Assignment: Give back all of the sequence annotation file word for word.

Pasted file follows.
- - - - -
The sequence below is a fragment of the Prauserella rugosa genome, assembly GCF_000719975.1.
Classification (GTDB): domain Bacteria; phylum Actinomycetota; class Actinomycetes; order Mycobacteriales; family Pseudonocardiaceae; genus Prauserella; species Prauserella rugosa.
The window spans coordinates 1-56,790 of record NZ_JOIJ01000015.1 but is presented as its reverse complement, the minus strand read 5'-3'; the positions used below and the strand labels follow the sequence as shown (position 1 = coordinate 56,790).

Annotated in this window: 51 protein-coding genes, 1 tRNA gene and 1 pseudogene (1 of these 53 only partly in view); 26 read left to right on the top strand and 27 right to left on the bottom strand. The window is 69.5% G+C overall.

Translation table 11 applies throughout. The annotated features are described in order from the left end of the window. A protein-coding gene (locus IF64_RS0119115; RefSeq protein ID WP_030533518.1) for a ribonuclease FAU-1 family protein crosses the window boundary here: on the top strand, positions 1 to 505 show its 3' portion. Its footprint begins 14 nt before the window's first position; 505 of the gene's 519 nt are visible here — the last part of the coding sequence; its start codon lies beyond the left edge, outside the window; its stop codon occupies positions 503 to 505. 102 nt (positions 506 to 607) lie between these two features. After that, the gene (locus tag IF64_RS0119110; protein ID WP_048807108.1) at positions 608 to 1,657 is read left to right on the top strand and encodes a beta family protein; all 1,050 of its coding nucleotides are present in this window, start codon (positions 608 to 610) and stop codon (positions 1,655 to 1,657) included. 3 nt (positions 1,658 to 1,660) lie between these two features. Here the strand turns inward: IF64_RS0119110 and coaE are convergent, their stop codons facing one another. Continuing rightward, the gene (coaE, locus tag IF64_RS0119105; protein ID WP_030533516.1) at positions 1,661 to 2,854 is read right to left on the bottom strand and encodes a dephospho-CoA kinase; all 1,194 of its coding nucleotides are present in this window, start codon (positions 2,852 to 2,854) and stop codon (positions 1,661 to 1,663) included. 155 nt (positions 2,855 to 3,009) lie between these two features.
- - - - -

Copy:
The sequence below is a fragment of the Prauserella rugosa genome, assembly GCF_000719975.1.
Classification (GTDB): domain Bacteria; phylum Actinomycetota; class Actinomycetes; order Mycobacteriales; family Pseudonocardiaceae; genus Prauserella; species Prauserella rugosa.
The window spans coordinates 1-56,790 of record NZ_JOIJ01000015.1 but is presented as its reverse complement, the minus strand read 5'-3'; the positions used below and the strand labels follow the sequence as shown (position 1 = coordinate 56,790).

Annotated in this window: 51 protein-coding genes, 1 tRNA gene and 1 pseudogene (1 of these 53 only partly in view); 26 read left to right on the top strand and 27 right to left on the bottom strand. The window is 69.5% G+C overall.

Translation table 11 applies throughout. The annotated features are described in order from the left end of the window. A protein-coding gene (locus IF64_RS0119115; RefSeq protein ID WP_030533518.1) for a ribonuclease FAU-1 family protein crosses the window boundary here: on the top strand, positions 1 to 505 show its 3' portion. Its footprint begins 14 nt before the window's first position; 505 of the gene's 519 nt are visible here — the last part of the coding sequence; its start codon lies beyond the left edge, outside the window; its stop codon occupies positions 503 to 505. 102 nt (positions 506 to 607) lie between these two features. After that, the gene (locus tag IF64_RS0119110; protein ID WP_048807108.1) at positions 608 to 1,657 is read left to right on the top strand and encodes a beta family protein; all 1,050 of its coding nucleotides are present in this window, start codon (positions 608 to 610) and stop codon (positions 1,655 to 1,657) included. 3 nt (positions 1,658 to 1,660) lie between these two features. Here the strand turns inward: IF64_RS0119110 and coaE are convergent, their stop codons facing one another. Continuing rightward, the gene (coaE, locus tag IF64_RS0119105; protein ID WP_030533516.1) at positions 1,661 to 2,854 is read right to left on the bottom strand and encodes a dephospho-CoA kinase; all 1,194 of its coding nucleotides are present in this window, start codon (positions 2,852 to 2,854) and stop codon (positions 1,661 to 1,663) included. 155 nt (positions 2,855 to 3,009) lie between these two features.